Cape Town - With some provinces ready to hand over thousands of kilometres of roads - both existing tarmac and planned construction - to the South African National Roads Agency Limited, further tolling may be on the cards.
Styling these road ‘hand-overs’ in the Free State, Eastern Cape and North West as a move in support of creating transport corridors for economic development, transport minister Dipuo Peters did not rule out further tolling yesterday.
“It’s not a matter of to toll or not to toll,” Peters said, adding the question was whether the development of road and rail networks would benefit the country.
“Whether roads should be tolled or not, comes later.
“If there’s a need for tolling, that will be addressed as part of the process.”
Earlier, during the economic ministerial cluster briefing, Peters said it would require R150 billion to clear the roads backlog.
“If we don’t look at the user-pays-principle, were are going to take many, many years…” she said, appealing for citizens’ understanding.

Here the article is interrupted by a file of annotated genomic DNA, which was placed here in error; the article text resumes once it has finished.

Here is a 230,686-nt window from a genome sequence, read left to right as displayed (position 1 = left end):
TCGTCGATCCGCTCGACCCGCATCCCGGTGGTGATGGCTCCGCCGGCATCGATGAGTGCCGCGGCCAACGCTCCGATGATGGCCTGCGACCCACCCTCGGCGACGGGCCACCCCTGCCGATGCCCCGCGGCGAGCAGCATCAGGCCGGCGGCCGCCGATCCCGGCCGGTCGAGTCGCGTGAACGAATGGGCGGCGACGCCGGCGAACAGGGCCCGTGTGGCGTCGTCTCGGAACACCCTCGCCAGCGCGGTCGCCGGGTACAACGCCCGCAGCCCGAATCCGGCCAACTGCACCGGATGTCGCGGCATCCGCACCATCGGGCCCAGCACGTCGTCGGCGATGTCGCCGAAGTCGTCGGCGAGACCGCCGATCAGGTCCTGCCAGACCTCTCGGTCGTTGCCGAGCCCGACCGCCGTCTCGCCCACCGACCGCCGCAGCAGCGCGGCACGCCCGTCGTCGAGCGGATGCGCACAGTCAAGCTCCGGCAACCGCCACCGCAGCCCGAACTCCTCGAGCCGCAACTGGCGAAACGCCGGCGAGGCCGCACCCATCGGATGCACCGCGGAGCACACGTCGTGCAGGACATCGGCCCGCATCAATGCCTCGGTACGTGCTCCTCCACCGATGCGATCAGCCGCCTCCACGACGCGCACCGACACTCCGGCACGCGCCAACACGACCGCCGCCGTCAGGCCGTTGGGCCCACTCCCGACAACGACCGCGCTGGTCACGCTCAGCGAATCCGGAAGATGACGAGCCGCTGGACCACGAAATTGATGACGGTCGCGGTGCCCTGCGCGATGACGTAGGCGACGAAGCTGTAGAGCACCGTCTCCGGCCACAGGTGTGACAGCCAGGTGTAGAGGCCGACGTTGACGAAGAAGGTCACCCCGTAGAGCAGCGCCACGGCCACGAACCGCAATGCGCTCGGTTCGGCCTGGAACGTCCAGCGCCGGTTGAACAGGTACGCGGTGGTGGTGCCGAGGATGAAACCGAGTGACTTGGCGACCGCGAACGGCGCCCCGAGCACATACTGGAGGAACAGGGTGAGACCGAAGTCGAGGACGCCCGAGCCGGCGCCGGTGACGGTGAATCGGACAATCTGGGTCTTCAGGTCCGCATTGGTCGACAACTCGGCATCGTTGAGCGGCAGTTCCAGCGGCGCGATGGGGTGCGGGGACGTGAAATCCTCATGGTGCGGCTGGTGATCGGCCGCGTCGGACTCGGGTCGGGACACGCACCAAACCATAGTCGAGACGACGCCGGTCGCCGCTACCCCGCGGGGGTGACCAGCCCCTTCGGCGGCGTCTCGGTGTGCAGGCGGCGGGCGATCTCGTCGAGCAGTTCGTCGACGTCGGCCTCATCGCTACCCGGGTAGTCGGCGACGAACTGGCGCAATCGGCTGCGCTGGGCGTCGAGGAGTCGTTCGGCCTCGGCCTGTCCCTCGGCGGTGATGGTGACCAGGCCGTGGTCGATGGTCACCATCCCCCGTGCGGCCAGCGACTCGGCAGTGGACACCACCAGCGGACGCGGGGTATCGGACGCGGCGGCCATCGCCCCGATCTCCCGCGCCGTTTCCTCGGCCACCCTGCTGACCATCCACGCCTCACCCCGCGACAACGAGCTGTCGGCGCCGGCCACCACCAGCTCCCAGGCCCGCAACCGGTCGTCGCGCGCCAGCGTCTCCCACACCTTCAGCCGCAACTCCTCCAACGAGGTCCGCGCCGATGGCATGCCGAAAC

The minister’s comments came as DA Gauteng premier candidate Mmusi Maimane went to the high court to challenge the constitutionality of the e-toll law.
When Sanral appeared to dust off its plans to toll highways around Cape Town last year, the city obtained a court interdict.
Of South Africa’s 3000km of tolled road, electronic tolling applied to just 201km, while Sanral was responsible for just over 19 700km of the country’s roads, according to official statistics.
Sanral received 86 percent of its finances from the national coffers and just 14 percent through user-pay systems.
Previously, the government mooted tolls on the N1 and N2 highways linking Cape Town to the rural hinterland and on the N2 between KwaZulu-Natal and the Eastern Cape.
Former transport minister Sibusisu Ndebele halted proposals to toll the N2 Wild Coast highway in 2011.